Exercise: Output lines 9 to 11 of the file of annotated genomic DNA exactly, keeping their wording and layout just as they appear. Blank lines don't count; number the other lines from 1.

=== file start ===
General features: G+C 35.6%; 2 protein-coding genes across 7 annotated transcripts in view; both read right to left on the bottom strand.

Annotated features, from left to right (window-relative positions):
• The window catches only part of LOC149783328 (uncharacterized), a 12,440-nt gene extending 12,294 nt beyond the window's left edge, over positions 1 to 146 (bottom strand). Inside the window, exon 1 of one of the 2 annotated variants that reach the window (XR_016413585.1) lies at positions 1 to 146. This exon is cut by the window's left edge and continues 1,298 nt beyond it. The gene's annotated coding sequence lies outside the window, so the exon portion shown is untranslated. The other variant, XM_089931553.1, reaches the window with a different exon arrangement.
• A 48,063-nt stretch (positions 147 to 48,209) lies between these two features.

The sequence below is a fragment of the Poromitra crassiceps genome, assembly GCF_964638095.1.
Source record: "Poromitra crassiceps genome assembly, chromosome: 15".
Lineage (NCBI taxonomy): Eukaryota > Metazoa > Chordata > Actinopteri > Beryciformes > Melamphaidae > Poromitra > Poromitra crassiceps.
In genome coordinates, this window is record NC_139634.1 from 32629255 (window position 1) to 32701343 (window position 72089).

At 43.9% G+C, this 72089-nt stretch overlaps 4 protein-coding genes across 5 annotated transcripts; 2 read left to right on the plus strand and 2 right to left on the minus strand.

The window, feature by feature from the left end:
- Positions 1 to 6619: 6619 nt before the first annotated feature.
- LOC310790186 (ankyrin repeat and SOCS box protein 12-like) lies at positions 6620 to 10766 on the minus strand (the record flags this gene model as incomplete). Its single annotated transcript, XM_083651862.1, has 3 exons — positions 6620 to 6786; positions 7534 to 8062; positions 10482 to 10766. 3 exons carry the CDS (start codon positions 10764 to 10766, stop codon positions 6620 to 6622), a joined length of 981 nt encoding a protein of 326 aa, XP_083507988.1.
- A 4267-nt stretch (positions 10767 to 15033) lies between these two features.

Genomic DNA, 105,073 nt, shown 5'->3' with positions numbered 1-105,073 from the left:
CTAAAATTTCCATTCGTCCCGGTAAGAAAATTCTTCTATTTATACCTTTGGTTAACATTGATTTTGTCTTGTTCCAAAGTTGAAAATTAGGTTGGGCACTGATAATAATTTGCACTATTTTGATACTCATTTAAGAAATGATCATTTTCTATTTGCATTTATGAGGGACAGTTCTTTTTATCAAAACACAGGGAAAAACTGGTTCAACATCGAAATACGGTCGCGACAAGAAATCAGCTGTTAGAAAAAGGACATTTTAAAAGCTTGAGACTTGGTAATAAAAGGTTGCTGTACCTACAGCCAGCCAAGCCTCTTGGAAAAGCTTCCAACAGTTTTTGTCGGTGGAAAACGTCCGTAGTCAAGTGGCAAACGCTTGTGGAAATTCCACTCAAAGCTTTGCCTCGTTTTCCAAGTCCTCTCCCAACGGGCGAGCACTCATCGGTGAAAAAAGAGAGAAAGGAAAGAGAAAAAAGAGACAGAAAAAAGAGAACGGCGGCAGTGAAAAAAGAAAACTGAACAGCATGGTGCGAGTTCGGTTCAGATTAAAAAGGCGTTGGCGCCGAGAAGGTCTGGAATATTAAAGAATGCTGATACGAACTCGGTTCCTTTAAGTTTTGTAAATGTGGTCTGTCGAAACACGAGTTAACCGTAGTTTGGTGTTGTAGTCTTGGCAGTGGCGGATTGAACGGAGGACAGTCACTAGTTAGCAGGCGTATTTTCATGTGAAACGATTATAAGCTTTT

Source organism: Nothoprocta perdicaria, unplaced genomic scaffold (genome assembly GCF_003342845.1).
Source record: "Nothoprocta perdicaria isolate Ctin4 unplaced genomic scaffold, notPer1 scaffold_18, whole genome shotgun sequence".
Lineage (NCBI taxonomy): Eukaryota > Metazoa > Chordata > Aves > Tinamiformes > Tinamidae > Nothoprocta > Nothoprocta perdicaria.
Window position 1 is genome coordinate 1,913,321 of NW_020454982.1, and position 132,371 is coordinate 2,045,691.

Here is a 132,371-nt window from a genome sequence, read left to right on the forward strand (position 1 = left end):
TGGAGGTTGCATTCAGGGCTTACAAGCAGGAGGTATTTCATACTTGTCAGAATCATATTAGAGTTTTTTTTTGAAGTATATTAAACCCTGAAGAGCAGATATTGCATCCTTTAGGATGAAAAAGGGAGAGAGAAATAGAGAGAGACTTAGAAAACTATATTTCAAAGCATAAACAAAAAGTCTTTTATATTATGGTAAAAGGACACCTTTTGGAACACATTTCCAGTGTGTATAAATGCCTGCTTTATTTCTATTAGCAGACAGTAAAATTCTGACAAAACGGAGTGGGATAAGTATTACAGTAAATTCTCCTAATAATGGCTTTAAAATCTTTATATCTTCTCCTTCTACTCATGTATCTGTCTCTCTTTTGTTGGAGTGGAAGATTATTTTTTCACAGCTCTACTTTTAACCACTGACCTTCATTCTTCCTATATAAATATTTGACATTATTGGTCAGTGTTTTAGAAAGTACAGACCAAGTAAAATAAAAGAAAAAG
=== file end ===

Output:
At 43.9% G+C, this 72089-nt stretch overlaps 4 protein-coding genes across 5 annotated transcripts; 2 read left to right on the plus strand and 2 right to left on the minus strand.

The window, feature by feature from the left end:
- Positions 1 to 6619: 6619 nt before the first annotated feature.